Millennials need feedback, not praise.

Says Tony Wagner:

One of my most important research findings is the central importance of play, passion, and purpose in the development of innovators from a very early age. The best parents, teachers, and mentors encouraged these intrinsic motivations throughout the lives of the young innovators whom I interviewed. A central challenge for many companies, then, is to highlight elements of play, passion, and purpose in the work millenials are asked to do.

Millennials also work differently. They want to work more collaboratively. They enjoy learning from and interacting with others. They are also stifled by the requirements of a 9 to 5 routine. “Hold me accountable for solving the problem rather than punching a time clock,” they say. If they are engaged with play, passion, and purpose, they will do whatever it takes and put in whatever time is required to get the job done.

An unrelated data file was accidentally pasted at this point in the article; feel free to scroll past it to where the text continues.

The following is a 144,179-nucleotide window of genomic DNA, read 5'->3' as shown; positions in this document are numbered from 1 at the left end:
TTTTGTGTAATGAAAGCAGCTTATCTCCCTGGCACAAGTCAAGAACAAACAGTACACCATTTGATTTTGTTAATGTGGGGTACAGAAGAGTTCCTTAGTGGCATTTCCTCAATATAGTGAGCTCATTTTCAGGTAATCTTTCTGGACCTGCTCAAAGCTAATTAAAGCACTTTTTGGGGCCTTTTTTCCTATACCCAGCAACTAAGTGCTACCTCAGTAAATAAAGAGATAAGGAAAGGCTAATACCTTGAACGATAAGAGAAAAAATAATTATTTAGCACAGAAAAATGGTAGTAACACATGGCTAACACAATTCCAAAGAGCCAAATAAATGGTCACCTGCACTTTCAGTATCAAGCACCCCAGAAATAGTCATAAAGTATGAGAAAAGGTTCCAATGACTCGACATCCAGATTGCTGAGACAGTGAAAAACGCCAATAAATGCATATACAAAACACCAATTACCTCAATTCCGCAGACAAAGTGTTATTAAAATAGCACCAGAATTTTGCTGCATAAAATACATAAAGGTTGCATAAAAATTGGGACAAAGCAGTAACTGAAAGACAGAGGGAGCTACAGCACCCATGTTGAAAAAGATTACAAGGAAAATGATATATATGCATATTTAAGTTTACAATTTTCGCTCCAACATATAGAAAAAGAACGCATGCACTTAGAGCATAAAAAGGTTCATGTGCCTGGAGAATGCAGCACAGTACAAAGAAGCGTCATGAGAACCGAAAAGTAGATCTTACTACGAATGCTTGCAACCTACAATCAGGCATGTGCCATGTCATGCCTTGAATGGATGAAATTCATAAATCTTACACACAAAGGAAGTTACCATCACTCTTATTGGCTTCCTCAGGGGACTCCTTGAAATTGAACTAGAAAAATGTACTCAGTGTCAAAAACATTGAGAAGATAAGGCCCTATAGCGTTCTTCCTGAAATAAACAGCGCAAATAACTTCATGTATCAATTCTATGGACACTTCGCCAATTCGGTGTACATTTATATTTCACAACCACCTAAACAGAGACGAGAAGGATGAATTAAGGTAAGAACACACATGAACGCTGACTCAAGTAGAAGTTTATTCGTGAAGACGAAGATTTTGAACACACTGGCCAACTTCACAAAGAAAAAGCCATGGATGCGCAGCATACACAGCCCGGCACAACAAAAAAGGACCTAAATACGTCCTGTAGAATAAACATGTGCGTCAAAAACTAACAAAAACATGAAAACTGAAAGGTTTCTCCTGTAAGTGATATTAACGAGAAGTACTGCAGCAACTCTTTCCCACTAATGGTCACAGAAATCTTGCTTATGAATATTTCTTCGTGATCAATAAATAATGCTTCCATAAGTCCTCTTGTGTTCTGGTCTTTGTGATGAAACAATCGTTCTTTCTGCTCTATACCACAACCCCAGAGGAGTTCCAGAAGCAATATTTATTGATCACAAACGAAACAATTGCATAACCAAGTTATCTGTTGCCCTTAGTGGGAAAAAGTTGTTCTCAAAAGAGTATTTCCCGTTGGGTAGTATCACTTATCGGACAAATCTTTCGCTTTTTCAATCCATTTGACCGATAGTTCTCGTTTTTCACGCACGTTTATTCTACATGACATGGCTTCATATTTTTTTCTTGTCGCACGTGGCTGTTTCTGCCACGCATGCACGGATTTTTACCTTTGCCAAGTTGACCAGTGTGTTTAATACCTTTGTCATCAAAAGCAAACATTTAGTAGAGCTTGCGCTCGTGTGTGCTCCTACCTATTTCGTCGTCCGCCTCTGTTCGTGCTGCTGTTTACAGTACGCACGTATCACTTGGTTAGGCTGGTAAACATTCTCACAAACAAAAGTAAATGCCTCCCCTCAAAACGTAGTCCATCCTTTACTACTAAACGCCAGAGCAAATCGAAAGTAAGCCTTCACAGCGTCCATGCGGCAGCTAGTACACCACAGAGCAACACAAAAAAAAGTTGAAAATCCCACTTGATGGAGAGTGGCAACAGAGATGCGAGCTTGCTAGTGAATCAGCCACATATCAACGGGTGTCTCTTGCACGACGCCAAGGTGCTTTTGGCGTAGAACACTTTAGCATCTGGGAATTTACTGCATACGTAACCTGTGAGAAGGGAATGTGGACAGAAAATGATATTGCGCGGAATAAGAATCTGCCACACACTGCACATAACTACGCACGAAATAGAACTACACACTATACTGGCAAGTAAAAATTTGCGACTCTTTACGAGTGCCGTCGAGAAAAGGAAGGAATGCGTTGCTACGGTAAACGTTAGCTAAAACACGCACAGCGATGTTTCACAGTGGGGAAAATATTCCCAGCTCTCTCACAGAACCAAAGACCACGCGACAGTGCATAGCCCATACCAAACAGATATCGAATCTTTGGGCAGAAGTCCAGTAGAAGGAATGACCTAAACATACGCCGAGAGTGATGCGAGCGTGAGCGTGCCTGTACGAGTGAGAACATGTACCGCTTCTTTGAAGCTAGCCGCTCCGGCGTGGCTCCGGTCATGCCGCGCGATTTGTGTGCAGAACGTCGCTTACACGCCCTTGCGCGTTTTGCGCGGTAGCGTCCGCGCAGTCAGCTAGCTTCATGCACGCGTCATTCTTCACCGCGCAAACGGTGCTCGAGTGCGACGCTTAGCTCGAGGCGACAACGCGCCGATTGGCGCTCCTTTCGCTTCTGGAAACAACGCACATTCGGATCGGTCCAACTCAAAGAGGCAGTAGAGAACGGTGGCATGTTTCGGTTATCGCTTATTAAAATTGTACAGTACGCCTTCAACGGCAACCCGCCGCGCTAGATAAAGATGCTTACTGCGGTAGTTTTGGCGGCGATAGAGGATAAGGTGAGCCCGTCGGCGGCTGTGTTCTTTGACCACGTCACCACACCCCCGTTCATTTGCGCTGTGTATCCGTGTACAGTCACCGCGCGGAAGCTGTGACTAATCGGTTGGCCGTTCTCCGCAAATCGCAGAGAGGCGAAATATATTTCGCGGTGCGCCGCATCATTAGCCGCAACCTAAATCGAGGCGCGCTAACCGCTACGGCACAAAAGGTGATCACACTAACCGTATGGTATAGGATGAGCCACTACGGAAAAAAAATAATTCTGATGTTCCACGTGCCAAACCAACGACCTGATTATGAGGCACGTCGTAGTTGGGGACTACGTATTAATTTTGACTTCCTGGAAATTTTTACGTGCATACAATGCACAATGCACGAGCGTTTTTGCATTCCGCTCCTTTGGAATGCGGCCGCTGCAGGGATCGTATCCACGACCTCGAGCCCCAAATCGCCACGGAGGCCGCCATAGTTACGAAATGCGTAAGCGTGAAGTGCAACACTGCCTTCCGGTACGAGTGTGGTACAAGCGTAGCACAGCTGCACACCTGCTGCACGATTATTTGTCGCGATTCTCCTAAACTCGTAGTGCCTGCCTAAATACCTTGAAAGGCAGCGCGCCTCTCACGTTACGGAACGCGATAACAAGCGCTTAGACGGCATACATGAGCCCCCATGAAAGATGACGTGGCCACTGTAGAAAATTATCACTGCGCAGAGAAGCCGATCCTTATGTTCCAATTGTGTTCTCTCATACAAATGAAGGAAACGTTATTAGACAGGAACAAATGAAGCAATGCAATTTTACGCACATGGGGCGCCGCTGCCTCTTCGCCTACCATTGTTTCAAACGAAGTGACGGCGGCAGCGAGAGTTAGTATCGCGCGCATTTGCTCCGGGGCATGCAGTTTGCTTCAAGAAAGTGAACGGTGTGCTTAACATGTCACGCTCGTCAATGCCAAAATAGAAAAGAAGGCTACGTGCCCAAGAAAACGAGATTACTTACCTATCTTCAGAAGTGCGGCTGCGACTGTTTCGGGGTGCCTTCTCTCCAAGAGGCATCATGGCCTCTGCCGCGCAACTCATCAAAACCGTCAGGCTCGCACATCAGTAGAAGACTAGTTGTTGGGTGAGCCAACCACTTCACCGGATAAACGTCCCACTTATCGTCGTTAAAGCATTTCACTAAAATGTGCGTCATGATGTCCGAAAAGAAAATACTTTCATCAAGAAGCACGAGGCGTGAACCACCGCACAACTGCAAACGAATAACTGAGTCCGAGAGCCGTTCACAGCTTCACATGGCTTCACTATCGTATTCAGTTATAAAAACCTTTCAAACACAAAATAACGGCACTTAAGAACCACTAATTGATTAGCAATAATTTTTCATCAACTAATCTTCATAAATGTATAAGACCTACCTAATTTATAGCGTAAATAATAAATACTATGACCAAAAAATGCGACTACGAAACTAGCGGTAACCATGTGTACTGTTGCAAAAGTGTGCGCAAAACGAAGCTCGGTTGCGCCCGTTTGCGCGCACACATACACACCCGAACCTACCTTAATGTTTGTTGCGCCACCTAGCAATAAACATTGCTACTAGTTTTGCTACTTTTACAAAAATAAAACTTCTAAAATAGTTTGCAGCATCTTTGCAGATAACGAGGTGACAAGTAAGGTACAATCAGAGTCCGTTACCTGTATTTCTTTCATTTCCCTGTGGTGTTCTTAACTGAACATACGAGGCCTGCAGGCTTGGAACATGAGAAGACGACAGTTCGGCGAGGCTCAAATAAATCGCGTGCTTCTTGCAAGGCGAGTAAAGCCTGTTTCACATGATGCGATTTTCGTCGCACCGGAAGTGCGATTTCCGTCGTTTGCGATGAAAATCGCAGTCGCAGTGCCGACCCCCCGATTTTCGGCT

Perhaps the greatest challenge for many companies, though, is breaking down hierarchies and creating far more two-way communication. Tom Kelley is a senior executive at one of the most innovative companies in the world, IDEO. He has also consulted extensively to corporations who want to become more innovative and so has a unique vantage point from which to view the kinds of changes that are required.

See the article in Fast Company.